Graduate Thesis Or Dissertation


Fall Phenology, Movement, and Roost use of Little Brown Bats (Myotis lucifugus) and California Myotis (Myotis californicus) at Mount Rainier National Park Public Deposited

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  • Little is known about the fall and winter ecology of hibernating bats in western North America. Filling knowledge gaps for these populations has become more urgent with the westward spread of the white-nose syndrome, a disease that infects bats during hibernation. Due to the thermal requirements of the fungal pathogen that causes WNS, Pseudogymnoascus destructans, WNS infection is dependent on the physiological and habitat conditions that bats experience during hibernation. Knowledge of the life history of western bats in fall and winter, and how their overwintering tactics differ between species, populations, and demographics, will be necessary to understand disease potential and processes in western bat populations. I used radiotelemetry to track Myotis lucifugus and Myotis californicus from late-August to mid-December in 2021 and 2022 at Mount Rainier National Park in Washington State to gather information on fall and winter phenology, movements, and roost use. I captured bats at an M. lucifugus maternity colony and a mixed-species roosting site of male M. lucifugus and mixed-sex M. californicus. I telemetered 28 individuals and identified 38 roost locations in snags and buildings. I observed roost movements up to 13 km and bats using a single roost for up to 23 consecutive days. As the season progressed, all M. lucifugus were no longer detected in either study area, likely moving from transient fall roosts to hibernacula. Compared to the maternity colony, M. lucifugus left the all-male roost an average of 29 days later, suggesting site-level differences in hibernation phenology. All M. californicus remained in the study area, suggesting they over-winter locally. I observed a two-tiered pattern in the duration of roost occupancy for M. californicus in late fall, with short-term roost use (2-6 days) punctuating bouts of long-term roost occupancy (12-20 days). M. californicus were still moving between roosts through the end of telemetry effort in mid-December. To confirm if long-term roost occupancy indicates periods of hibernation by M. californicus, body temperature measurements of roosting bats would be necessary, potentially through temperature sensitive telemetry transmitters or thermal imaging. Tracking bats throughout winter would be necessary to determine if the roosting patterns we observed continue until spring. Observations of nocturnal activities would be necessary to determine if the male M. lucifugus population remained active longer compared to the maternity colony to maximize mating opportunities. Population sizes were small, particularly for M. californicus and from the all-male M. lucifugus roost. Additional studies are needed to determine if my observations are consistent with fall and winter behavior across multiple years, in other bat populations, and from different regions of western North America.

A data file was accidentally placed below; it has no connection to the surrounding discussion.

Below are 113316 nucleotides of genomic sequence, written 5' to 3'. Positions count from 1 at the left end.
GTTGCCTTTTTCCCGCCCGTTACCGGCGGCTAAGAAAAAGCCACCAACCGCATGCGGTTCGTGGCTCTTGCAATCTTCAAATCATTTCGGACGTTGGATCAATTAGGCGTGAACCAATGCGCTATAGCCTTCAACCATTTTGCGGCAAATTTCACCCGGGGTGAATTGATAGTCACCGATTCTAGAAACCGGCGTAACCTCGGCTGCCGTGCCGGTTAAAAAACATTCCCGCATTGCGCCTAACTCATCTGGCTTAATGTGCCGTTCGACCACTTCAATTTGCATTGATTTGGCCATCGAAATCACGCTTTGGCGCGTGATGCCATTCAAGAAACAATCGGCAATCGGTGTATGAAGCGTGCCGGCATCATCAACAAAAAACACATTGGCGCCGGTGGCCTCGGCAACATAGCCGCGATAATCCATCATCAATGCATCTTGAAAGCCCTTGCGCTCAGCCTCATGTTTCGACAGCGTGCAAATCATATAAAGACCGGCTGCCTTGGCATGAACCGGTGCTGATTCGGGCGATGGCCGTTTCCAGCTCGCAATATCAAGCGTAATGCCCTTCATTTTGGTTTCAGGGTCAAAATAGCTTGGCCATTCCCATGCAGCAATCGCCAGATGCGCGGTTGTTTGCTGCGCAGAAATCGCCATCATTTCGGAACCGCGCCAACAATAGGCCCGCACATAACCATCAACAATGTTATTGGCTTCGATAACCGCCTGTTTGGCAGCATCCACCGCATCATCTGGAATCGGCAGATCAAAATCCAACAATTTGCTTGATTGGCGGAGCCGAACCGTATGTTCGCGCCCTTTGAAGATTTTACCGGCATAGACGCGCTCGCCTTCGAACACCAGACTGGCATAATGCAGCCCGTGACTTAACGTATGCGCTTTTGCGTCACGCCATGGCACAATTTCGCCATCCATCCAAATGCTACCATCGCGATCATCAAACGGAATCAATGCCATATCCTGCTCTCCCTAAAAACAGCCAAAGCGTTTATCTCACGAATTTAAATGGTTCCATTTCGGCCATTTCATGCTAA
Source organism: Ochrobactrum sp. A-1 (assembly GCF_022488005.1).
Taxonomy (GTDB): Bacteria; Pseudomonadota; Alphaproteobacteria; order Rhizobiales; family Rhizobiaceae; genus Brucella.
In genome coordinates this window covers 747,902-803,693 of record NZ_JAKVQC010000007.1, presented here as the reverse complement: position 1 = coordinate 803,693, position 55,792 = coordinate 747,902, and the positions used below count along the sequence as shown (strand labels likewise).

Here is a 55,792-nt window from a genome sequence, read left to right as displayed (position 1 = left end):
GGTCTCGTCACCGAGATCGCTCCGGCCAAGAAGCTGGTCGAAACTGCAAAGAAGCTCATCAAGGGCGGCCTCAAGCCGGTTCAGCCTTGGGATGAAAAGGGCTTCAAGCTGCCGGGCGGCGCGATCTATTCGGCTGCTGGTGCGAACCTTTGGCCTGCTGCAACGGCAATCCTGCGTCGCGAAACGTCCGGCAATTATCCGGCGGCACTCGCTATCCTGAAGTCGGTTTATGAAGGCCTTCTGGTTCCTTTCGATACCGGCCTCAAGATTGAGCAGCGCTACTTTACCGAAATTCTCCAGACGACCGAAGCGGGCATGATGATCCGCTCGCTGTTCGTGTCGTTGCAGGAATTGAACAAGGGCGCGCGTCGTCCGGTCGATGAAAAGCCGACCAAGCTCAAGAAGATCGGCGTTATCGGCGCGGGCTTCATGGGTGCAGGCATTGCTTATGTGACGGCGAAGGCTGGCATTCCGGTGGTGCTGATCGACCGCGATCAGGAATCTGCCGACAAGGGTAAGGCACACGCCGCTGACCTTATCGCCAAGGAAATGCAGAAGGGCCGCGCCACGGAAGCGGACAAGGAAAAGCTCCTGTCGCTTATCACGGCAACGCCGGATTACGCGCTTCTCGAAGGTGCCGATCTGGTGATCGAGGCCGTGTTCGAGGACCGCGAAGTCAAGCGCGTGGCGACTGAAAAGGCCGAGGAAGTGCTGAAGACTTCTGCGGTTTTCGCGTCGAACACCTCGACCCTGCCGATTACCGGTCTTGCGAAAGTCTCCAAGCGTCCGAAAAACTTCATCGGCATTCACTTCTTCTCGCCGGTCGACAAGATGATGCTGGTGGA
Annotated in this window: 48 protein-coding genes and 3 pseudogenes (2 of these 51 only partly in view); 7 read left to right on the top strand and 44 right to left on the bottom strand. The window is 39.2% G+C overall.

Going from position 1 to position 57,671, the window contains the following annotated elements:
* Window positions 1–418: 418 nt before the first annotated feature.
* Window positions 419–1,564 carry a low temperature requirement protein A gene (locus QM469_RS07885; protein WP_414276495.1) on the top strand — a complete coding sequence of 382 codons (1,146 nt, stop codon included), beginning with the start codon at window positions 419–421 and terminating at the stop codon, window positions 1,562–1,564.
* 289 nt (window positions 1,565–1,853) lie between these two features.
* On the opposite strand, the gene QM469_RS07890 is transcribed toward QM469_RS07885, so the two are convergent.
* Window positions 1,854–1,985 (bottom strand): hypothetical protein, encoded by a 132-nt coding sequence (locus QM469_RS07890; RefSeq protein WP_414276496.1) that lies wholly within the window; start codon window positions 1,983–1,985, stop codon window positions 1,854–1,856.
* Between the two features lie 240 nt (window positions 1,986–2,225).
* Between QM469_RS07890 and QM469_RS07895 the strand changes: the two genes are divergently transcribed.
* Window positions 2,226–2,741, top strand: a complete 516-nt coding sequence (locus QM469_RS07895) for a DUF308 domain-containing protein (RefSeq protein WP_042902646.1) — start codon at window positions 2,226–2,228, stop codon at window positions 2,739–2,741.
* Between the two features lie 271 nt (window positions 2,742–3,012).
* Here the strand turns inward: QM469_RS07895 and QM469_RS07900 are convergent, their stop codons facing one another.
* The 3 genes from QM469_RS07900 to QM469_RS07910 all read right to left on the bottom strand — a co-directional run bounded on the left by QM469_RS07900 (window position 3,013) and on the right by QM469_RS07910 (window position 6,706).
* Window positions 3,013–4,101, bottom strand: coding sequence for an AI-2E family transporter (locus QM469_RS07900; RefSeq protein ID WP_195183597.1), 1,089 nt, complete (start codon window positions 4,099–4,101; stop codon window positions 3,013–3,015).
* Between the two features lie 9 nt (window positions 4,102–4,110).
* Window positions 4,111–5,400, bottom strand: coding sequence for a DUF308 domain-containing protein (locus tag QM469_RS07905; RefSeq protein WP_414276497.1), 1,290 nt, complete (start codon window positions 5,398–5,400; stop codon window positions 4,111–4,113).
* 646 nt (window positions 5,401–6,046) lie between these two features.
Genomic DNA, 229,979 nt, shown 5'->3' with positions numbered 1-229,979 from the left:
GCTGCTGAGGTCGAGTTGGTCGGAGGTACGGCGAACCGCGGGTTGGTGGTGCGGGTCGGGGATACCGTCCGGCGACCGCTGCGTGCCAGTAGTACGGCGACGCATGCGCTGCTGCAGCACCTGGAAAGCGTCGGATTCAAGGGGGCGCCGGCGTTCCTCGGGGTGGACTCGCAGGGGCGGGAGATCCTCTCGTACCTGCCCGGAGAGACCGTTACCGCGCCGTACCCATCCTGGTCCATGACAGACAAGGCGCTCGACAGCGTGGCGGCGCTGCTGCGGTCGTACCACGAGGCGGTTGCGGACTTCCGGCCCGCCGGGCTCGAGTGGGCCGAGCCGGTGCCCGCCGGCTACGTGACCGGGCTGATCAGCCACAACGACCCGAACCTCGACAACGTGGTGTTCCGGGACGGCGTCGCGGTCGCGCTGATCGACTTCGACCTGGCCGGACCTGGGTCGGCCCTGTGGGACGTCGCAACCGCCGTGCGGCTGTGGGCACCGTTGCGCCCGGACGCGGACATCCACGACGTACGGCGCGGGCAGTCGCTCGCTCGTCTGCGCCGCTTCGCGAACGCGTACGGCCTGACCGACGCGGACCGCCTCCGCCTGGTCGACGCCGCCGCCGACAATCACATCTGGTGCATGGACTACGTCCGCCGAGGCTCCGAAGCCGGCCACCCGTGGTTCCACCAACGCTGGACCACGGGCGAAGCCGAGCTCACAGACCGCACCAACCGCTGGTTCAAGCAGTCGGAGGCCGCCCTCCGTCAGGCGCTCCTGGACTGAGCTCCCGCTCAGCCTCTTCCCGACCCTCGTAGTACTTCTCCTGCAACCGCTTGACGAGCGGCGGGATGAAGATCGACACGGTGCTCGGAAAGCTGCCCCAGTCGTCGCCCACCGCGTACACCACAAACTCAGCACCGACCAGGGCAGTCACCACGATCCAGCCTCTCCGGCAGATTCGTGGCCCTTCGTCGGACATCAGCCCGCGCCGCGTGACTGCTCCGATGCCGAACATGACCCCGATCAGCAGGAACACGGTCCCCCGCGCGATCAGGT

• KEYWORDS: western bats, fall roost, winter bat activity, Myotis lucifugus, little brown bats, snag roost, hibernation, Myotis californicus, Mount Rainier National Park, California myotis, transient roost
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